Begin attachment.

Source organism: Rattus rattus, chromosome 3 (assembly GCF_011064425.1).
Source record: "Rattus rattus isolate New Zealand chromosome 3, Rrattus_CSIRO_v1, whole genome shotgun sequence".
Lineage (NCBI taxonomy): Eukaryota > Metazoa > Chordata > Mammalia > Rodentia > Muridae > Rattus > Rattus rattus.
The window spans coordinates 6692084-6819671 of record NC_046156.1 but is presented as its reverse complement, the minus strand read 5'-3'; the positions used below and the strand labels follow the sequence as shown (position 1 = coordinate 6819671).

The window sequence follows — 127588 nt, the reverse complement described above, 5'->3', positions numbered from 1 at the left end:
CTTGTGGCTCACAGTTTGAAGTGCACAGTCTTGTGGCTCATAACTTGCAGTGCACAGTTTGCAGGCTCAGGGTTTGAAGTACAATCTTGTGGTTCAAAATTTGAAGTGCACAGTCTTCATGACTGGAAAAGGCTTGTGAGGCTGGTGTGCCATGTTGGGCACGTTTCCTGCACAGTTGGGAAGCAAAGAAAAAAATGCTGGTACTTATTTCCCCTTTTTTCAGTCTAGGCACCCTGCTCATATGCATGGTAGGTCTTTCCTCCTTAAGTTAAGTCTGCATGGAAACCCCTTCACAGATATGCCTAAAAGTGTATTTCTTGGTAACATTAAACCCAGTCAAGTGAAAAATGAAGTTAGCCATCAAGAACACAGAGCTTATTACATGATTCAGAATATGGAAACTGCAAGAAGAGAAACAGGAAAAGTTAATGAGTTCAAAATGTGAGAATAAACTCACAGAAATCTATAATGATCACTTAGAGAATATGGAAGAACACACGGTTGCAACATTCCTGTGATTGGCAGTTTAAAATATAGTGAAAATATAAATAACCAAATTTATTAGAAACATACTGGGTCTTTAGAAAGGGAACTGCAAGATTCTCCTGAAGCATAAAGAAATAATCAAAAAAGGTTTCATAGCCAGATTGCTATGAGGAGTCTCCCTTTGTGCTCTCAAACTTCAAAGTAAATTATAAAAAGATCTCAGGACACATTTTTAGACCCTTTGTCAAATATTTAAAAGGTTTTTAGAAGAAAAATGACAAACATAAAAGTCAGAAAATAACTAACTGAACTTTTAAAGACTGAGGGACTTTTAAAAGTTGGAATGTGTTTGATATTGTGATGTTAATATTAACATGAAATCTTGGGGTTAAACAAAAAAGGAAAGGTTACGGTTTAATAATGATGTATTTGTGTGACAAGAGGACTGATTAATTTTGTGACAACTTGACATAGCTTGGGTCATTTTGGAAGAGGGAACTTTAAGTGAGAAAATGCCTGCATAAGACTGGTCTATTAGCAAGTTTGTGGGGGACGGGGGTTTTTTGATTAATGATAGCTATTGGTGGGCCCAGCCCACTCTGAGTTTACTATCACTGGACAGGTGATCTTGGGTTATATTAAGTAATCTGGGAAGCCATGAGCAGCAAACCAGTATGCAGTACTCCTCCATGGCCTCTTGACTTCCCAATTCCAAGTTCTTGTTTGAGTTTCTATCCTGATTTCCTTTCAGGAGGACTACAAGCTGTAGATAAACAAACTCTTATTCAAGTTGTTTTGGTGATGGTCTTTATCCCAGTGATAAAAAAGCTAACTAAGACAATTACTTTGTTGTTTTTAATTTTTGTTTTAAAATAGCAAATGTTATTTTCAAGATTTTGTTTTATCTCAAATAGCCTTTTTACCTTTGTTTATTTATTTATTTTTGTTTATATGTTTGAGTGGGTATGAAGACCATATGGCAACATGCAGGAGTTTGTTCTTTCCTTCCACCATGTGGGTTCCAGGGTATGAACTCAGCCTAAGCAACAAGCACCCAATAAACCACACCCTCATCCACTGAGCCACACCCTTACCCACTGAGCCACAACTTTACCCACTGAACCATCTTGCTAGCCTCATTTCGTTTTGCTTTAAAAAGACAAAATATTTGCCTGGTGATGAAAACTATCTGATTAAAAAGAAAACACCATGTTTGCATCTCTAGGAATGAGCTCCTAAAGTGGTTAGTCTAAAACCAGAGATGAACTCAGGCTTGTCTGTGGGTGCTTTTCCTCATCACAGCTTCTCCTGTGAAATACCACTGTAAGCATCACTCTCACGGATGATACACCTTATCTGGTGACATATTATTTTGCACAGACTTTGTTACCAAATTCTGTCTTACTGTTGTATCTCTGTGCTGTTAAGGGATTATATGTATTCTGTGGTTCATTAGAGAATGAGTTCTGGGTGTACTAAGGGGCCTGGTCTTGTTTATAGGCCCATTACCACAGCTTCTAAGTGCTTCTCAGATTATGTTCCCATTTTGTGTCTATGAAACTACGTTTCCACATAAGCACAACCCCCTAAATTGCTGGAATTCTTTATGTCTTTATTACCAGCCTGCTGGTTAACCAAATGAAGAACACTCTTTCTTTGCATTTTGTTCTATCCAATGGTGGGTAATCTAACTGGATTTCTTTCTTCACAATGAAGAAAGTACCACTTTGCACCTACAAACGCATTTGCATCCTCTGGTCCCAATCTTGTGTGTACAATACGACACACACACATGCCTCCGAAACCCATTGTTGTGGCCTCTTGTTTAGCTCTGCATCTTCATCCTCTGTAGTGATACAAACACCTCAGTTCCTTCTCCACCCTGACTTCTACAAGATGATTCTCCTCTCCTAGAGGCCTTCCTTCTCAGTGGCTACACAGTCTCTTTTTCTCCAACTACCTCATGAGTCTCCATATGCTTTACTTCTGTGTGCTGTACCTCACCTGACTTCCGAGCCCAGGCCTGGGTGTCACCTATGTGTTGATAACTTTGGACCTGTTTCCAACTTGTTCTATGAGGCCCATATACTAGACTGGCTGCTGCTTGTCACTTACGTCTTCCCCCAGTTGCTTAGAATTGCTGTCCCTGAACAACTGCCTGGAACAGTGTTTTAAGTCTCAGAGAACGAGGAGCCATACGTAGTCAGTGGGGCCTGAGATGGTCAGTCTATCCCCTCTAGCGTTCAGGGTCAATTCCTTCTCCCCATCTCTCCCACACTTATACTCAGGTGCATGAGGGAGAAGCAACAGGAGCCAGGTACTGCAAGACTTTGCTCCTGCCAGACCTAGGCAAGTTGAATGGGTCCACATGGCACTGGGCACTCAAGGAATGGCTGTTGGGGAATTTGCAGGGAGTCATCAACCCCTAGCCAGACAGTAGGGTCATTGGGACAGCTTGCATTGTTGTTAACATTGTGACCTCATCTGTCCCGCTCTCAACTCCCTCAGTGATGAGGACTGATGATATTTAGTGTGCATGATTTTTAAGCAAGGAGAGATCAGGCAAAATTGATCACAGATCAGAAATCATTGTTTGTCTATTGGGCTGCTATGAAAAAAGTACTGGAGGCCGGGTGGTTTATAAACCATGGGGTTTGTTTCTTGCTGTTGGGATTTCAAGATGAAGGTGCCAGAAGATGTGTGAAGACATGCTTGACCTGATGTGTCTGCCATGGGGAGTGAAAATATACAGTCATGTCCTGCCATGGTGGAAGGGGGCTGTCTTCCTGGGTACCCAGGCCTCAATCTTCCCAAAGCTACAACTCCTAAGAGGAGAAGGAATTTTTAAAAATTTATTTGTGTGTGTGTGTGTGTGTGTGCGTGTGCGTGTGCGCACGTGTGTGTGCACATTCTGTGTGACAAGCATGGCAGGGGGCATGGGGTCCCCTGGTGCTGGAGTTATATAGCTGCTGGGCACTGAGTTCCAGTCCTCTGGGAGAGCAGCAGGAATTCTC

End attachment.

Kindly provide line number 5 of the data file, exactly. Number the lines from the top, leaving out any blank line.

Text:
The window sequence follows — 127588 nt, the reverse complement described above, 5'->3', positions numbered from 1 at the left end: